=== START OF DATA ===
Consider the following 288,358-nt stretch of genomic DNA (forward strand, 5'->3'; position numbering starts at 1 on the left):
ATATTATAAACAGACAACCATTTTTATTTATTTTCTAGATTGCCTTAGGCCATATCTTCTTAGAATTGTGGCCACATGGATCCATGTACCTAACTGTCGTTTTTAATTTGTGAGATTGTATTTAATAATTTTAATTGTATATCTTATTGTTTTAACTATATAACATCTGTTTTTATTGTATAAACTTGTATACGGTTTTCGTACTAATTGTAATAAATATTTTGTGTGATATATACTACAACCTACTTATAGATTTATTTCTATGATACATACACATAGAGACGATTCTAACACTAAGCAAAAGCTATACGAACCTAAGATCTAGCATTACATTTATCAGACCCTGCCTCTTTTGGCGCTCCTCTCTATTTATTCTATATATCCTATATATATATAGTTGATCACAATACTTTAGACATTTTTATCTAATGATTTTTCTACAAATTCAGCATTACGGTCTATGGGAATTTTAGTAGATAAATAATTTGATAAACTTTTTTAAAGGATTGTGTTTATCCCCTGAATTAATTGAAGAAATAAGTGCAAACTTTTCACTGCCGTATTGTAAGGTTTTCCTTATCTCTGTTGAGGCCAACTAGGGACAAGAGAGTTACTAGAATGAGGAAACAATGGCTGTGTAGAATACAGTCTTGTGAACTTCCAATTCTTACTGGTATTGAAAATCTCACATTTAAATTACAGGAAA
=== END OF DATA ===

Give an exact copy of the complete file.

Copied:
Consider the following 288,358-nt stretch of genomic DNA (forward strand, 5'->3'; position numbering starts at 1 on the left):
ATATTATAAACAGACAACCATTTTTATTTATTTTCTAGATTGCCTTAGGCCATATCTTCTTAGAATTGTGGCCACATGGATCCATGTACCTAACTGTCGTTTTTAATTTGTGAGATTGTATTTAATAATTTTAATTGTATATCTTATTGTTTTAACTATATAACATCTGTTTTTATTGTATAAACTTGTATACGGTTTTCGTACTAATTGTAATAAATATTTTGTGTGATATATACTACAACCTACTTATAGATTTATTTCTATGATACATACACATAGAGACGATTCTAACACTAAGCAAAAGCTATACGAACCTAAGATCTAGCATTACATTTATCAGACCCTGCCTCTTTTGGCGCTCCTCTCTATTTATTCTATATATCCTATATATATATAGTTGATCACAATACTTTAGACATTTTTATCTAATGATTTTTCTACAAATTCAGCATTACGGTCTATGGGAATTTTAGTAGATAAATAATTTGATAAACTTTTTTAAAGGATTGTGTTTATCCCCTGAATTAATTGAAGAAATAAGTGCAAACTTTTCACTGCCGTATTGTAAGGTTTTCCTTATCTCTGTTGAGGCCAACTAGGGACAAGAGAGTTACTAGAATGAGGAAACAATGGCTGTGTAGAATACAGTCTTGTGAACTTCCAATTCTTACTGGTATTGAAAATCTCACATTTAAATTACAGGAAA